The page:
We first meet David (Benjamin Voisin) at sea, a beautiful vision riding the waves to rescue the hapless Alex after his little boat capsizes. David takes Alex home to his widowed mum, played with nervy energy by Valeria Bruni Tedeschi, who undresses and bathes the new arrival (“All David’s capsized friends go in the tub!”) and tells Alex that “my David needs a real friend”.

Yet with his flick-knife comb and razor-cut smile, David is clearly much more than a friend, taking Alex’s breath away as he weaves through oncoming traffic on his motorbike, chasing an elusive moment of speeding ecstasy that is always just out of reach, like the green light in The Great Gatsby.

All this thrilling young love unfolds in flashback, intercut with later scenes in which an apparently traumatised Alex faces questions about a terrible event for which he is being held accountable. Is Alex somehow responsible for the dreadful fate awaiting David? The only person able to reach Alex is Mr Lefèvre (Melvil Poupaud), the caring but slightly creepy teacher who tells him to try to write about what happened, seemingly prompting the self-questioning memoir narrative.

Ozon first read Chambers’s novel as a teenager and his adaptation blends the prickly joy of that first encounter with the stylistic confidence of a film-maker revisiting an old flame. Gorgeously shot on super-16 by cinematographer Hichame Alaouie, this has the tangible texture of its retro setting, filtered through a nostalgic lens that seems to supersaturate the image, amplifying emotions.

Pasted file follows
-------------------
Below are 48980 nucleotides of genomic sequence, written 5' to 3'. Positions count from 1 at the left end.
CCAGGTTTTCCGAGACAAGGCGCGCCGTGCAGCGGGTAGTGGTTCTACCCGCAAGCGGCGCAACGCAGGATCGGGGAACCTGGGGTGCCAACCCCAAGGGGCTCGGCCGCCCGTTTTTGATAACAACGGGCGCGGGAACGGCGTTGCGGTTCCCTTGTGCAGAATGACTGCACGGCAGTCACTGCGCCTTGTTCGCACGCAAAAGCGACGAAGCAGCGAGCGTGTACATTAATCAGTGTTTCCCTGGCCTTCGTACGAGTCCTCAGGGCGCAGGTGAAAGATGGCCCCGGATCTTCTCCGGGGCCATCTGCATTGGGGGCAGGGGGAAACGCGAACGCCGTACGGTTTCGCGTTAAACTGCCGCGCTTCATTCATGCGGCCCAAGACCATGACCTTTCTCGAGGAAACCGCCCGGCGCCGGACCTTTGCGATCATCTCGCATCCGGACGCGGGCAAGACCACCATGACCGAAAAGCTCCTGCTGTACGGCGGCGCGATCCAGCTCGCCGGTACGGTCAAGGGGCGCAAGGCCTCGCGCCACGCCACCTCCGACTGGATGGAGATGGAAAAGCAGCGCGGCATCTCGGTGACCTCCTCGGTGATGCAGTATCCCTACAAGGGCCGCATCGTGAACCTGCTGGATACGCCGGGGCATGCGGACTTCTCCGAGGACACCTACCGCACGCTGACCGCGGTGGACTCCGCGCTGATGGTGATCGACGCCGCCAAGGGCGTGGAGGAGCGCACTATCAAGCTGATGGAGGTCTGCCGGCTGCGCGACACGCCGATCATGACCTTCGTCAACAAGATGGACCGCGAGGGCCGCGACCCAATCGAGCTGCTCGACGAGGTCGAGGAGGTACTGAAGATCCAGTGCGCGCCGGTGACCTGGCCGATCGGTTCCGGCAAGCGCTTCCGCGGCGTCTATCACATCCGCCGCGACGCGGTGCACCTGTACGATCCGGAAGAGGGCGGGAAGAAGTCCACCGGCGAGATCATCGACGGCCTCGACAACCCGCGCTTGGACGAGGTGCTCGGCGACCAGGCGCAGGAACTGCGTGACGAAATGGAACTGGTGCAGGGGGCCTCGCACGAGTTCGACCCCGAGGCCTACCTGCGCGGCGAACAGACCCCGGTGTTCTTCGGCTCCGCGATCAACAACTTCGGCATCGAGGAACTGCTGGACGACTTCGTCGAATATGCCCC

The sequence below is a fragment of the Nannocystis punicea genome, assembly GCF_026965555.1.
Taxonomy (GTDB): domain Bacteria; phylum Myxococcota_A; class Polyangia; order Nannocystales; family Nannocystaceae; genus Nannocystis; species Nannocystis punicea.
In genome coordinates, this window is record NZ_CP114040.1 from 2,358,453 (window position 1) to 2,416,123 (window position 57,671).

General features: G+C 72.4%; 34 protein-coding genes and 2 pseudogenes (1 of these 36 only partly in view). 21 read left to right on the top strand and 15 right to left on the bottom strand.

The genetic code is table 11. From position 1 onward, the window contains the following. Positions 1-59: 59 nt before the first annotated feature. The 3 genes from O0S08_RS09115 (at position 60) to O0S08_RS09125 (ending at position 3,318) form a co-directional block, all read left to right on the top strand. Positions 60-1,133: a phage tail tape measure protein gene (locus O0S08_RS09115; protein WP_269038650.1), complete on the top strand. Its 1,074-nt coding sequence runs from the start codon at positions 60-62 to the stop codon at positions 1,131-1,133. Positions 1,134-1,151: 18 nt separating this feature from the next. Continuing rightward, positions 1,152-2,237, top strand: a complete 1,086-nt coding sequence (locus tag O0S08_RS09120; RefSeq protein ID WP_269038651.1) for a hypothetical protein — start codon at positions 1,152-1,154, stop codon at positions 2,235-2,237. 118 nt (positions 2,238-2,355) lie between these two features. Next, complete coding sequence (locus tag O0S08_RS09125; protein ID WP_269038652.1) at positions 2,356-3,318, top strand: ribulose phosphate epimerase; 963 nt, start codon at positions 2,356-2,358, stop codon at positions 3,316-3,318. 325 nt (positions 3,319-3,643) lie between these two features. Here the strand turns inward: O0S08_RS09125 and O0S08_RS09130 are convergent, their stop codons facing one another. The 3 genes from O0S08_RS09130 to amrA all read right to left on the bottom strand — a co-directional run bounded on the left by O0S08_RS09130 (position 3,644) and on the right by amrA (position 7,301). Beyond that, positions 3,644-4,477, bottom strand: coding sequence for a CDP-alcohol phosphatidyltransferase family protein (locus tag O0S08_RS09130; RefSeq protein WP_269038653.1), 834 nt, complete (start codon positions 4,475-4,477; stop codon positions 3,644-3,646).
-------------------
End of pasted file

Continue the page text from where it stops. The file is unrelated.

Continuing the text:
Pop music plays a key role, with the Cure’s In Between Days bookending jukebox selections that trip from the melancholia of Bananarama’s Cruel Summer to the jump-around sounds of Movie Music’s Stars De La Pub. In one key scene, recalling a memorable moment from the 1980 film La boum, Alex finds himself in a nightclub, swaying slowly to the headphone sounds of Rod Stewart’s Sailing while those around him (including David) cavort to more frenetic disco beats. But whereas in La boum, Richard Sanderson’s Reality created a momentary bubble of intimacy for Sophie Marceau and Alexandre Sterling’s characters, here Alex is alone is his reverie, highlighting not only the differing paths that he and David are on, but also the sense that this “friend of my dreams” may be just that – an invention, a projection, reminding us that we do indeed live as we dream, alone.

Watch a trailer for Summer of 85.

Well-observed background details add weight to the story, from David’s Jewish heritage and suppressed bereavement about his father to the subtly sympathetic figures of Alex’s parents, who seem to understand more than he imagines. There’s also a strong thread of black comedy, not least in a cross-dressing sequence that somehow manages to intertwine agonising anguish with near-slapstick absurdity – just one example of the tonal balancing act that Ozon so deftly maintains.

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Are These Movie Guys Hotter Than The Actors Who Play Them?